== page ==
Blog » Via John Sansom
There has been quite a bit of activity this past week in the SQL Server community regarding how to secure a role as a Junior DBA. Brent Ozar has posted a number of articles here and @SQLBatman has also been busy posting Junior DBA Questions.
Both authors make some excellent points but what if you are already an established SQL Server professional? What can you do in order to raise your game even further?
There is more to being a DBA than just technical know how
If you truly wish to become an outstanding technology professional you simply cannot be just one dimensional. Absolutely your core foundation should be a thorough understanding of your chosen technology area but that is only the beginning.
To be an outstanding technology professional you must be versatile and develop a variety of additional attributes, some of which may not come naturally to IT professionals.
Building a good foundation
The attributes that I consider set the top technology professionals apart from the rest and in no particular order are:
- Business savvy
- Effective Communication
- An appreciation of Marketing and The Whuffie Factor (see below)
It is important that you understand how your actions as a database professional and the deliverables that you produce impact the business that you work/are working for. This will allow you to focus your energy and prioritise the tasks that are most important to achieving the businesses goals.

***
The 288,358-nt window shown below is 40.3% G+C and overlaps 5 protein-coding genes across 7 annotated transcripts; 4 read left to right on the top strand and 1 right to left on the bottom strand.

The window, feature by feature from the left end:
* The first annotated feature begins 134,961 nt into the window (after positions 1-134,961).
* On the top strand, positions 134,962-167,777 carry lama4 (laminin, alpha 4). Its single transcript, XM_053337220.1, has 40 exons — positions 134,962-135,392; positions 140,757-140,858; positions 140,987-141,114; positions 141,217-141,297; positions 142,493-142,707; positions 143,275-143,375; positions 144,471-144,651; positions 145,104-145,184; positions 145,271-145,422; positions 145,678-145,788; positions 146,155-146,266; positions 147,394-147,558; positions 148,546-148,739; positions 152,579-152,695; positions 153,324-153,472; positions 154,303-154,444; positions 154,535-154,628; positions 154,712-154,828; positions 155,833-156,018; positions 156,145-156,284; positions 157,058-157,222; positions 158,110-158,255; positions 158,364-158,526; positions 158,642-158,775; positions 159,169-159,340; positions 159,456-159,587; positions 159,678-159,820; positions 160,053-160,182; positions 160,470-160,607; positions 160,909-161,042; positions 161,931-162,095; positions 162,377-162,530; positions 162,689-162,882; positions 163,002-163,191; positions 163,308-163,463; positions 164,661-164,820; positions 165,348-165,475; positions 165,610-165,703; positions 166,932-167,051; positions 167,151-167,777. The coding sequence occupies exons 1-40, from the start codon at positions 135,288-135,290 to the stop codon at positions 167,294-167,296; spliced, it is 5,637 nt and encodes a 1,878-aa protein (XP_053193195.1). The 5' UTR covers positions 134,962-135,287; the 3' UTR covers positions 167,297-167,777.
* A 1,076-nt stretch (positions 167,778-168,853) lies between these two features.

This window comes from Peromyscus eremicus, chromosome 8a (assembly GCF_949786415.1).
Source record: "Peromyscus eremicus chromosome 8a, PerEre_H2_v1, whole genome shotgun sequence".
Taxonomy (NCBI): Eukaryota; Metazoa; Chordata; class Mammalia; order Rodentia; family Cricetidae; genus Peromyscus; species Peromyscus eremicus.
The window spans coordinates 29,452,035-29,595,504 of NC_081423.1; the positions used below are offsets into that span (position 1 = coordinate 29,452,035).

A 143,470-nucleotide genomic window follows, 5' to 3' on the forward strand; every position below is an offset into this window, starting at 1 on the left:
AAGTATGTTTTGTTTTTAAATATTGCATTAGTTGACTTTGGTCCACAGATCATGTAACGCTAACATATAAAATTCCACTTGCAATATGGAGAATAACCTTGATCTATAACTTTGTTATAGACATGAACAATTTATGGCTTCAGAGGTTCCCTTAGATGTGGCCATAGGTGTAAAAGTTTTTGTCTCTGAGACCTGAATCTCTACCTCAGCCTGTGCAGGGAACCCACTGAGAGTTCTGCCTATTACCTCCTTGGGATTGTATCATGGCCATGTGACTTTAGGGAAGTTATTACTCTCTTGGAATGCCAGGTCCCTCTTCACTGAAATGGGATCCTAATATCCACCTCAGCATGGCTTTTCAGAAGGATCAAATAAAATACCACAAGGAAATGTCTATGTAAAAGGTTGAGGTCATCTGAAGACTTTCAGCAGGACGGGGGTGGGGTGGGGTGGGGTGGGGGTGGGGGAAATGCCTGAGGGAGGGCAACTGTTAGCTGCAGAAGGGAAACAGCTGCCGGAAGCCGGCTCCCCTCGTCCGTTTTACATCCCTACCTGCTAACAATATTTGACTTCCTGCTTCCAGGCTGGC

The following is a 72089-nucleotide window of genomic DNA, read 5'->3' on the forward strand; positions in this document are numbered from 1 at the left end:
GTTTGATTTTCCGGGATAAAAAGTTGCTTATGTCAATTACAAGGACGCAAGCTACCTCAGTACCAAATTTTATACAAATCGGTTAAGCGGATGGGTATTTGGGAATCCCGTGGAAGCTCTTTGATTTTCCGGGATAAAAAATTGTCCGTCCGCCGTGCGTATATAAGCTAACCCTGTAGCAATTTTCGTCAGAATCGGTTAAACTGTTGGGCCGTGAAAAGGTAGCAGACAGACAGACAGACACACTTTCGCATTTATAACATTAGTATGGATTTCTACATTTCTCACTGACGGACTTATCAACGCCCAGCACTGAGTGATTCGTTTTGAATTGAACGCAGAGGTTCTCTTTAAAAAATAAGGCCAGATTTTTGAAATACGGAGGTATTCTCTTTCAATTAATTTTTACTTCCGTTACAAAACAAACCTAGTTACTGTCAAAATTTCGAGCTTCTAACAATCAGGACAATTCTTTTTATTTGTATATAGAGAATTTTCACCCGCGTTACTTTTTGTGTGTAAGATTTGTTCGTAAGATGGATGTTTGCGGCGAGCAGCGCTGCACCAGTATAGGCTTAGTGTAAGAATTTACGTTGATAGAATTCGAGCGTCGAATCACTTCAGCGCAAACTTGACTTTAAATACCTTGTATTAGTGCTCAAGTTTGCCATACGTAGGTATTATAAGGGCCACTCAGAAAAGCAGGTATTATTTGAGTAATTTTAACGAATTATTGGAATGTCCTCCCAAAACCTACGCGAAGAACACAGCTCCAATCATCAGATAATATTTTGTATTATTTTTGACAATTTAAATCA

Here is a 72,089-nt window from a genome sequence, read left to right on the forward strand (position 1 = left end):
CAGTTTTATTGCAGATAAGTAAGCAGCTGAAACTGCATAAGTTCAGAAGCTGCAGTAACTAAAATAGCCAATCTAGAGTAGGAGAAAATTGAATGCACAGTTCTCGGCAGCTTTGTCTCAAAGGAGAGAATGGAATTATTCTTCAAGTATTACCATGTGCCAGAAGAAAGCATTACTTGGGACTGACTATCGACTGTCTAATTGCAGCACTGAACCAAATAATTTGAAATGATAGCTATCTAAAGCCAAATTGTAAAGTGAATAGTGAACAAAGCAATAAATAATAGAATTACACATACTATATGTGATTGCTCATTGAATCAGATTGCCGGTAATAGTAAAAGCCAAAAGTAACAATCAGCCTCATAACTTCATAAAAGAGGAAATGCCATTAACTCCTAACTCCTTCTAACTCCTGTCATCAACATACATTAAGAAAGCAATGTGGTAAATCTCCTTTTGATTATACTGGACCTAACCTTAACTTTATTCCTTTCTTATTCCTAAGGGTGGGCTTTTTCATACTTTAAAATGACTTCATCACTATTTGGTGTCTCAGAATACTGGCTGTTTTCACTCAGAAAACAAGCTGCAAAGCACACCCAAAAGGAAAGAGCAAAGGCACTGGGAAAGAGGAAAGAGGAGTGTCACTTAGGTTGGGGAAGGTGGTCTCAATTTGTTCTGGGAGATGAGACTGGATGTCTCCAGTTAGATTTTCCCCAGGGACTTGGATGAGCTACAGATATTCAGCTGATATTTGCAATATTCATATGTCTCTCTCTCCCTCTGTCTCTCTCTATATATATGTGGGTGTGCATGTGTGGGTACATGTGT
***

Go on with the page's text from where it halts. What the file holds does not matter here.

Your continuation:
The more you understand about business and economics, the more versatile you will be as a database professional. The economy and global markets are a hot topic right now after all, so what better time to learn about how they work.
It is imperative that you can communicate your message/concepts/ideas in a clear and understandable fashion that is appropriate for your audience.
You may posses an immense knowledge of SQL Server and an abundance of technical wizardry but it will be of limited use to you if you cannot communicate the concepts to others. Why on earth would your boss agree to invest in upgrading to SQL Server 2008 or purchasing new hardware, if you cannot communicate the advantages of doing so?
The Whuffie Factor
Brent Ozar has an excellent post containing some incredibly powerful yet subtle points regarding a topic that is becoming more prominent and in my opinion is now of vital importance to us all, irrespective of profession. The so called Whuffie Factor
There are definitely more attributes that could be added to this list however these are what I believe together constitute a good foundation. What are the qualities that you look for in an outstanding Database Administrator?